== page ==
New museum opens in Winnipeg to halt decline of Yoruba culture - New Canadian Media
Entrance to the Asa Cultural Museum celebrating Yoruba culture.
Entrance to the Asa Cultural Museum. Photo by: Media Vaccine

New museum opens in Winnipeg to halt decline of Yoruba culture

The museum features about 50 items including paintings, carvings and drums from Nigeria.

One man’s desire to protect the slow death of his native language and culture has led to the opening of a unique museum in Winnipeg.

The Asa Museum, which showcases Yoruba culture, opened its doors on Nov. 25, following in the footsteps of the Canadian Human Rights museum. This latest addition to the city, which is slowly becoming a place for the preservation of history.

“Interest in our local language isn’t there amongst our younger generation, which is one of the reasons that inspired me to establish the museum,” said the Founder and President of Asa Day WorldWide Cultural Inc. Joel Oyatoye.

“We want our Yoruba people — as well as people from all walks of life — to gain access to our culture directly, without the interpretation of religion and educational stereotypes.

The Yoruba ethnic group is from the western part of Nigeria in West Africa and the people are renowned for their love of education and industry. They are considered one of the three major ethnic groups in Nigeria and their numbers have been steadily growing in Manitoba over the past 10 years. Worldwide, more than 46 million people speak the Yoruba language as their mother tongue.

At the museum opening, Oyatoye said entry to the museum will be free and that he plans to reach out to schools, NGOs and civic organizations around Manitoba to build awareness of Yoruba culture.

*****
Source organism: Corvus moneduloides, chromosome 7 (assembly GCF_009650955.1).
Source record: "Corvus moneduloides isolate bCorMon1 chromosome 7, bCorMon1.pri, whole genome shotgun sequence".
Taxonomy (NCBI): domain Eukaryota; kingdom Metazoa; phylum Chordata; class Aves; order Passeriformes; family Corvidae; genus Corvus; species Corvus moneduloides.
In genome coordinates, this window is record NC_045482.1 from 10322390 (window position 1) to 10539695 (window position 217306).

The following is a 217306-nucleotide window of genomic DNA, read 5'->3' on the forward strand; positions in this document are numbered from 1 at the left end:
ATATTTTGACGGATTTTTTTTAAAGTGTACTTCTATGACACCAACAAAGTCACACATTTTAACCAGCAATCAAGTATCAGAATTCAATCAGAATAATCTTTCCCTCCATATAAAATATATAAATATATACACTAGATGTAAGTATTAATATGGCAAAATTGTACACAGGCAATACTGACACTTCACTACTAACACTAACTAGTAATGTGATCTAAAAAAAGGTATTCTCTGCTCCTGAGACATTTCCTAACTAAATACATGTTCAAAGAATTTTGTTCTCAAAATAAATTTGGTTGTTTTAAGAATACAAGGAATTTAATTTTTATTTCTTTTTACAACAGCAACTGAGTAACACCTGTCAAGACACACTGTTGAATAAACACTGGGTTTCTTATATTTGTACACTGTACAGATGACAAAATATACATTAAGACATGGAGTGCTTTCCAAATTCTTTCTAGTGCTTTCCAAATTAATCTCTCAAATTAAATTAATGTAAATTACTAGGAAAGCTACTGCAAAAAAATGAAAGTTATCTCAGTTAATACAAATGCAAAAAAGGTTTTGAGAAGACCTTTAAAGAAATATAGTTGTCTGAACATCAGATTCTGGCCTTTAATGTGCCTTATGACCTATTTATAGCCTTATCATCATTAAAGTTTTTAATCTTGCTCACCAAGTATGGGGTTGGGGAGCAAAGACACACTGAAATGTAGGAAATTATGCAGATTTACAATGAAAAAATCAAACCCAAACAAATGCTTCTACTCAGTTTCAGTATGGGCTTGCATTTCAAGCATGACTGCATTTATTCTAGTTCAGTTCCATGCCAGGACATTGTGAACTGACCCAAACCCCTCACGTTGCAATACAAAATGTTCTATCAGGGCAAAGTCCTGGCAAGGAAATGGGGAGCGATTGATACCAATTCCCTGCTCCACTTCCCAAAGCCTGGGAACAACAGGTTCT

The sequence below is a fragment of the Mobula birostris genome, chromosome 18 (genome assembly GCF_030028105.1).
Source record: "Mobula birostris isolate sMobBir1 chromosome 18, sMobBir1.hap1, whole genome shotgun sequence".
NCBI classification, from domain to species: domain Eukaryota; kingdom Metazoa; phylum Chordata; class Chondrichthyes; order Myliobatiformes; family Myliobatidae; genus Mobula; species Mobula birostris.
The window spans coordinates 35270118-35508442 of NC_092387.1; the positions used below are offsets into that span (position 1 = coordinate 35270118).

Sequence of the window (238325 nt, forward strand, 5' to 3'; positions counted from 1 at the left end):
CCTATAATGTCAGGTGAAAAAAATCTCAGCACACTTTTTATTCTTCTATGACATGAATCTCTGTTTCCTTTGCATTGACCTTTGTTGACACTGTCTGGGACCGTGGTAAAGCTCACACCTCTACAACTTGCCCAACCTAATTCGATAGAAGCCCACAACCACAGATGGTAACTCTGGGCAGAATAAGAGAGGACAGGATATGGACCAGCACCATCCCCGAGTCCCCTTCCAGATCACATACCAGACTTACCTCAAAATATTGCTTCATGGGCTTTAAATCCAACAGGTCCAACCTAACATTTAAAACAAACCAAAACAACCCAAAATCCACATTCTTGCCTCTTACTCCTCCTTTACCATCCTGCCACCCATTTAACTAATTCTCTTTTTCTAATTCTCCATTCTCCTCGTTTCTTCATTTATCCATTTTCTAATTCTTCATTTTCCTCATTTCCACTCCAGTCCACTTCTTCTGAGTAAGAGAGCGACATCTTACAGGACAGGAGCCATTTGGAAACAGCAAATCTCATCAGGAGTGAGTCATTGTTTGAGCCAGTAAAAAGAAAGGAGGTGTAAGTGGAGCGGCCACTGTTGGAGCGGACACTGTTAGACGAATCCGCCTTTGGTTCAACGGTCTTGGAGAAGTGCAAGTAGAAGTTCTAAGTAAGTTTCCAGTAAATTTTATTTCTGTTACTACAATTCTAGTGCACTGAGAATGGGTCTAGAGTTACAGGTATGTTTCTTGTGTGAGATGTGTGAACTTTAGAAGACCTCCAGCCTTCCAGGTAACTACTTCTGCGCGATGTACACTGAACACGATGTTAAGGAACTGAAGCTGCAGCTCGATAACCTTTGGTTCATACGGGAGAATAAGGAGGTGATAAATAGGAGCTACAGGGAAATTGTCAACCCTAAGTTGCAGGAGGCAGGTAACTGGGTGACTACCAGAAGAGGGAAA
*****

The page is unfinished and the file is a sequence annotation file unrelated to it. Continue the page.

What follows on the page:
At the Grand Finale of the Asa Day events, Winnipeg mayor Scott Gillingham spoke about the growing influence and presence of immigrant communities such as the Yorubas as being part of the growth of Winnipeg. He praised the organization’s efforts to preserve the culture and heritage of the Yoruba tribe for the young people who were growing up far away from their roots. 

Oyatoye said the idea of a museum dedicated to Yoruba cultural heritage began in 2020 and he spent a  year in Nigeria collecting various artefacts. Currently, there are about 50 items in the museum, which include paintings, carvings and drums. He added that it costs more than $2,000 a month to maintain the museum – something he does without any external financial support.

A drama playlette showing Yoruba traditional practices at the vent. Photo by: Media Vaccine.

Oyatoye acknowledged the support of the Nigerian government – through the federal Ministry of Information and Culture – in the organization and planning of annual Asa Day events. This year, four artists from Nigeria and two from the U.S. were invited to the events in Winnipeg. The festivities included traditional Yoruba songs, poetry and drama presentations. The rich cultural background of the Yoruba people was on display throughout the day with vibrant colours of traditional dress and the use of the language in communicating and storytelling.  


This story was written for the Reader Bridge as part of a partnership with Winnipeg Free Press.

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Emmanuel Nwaneri is a journalist with about 27 years of writing, travel and journalism experience in Nigeria, South Africa and Australia. He moved to Johannesburg in South Africa where he spent 10 years as a writer, journalism tutor and commentator. His time in South Africa afforded him the chance to observe the fast-changing dynamics of a country popularly-known as “a rainbow nation." He relocated to Winnipeg with his family in 2018 where he has since found interest in the Customer Service industry. He has published Once Upon A Woman and is working on a second work of fiction.

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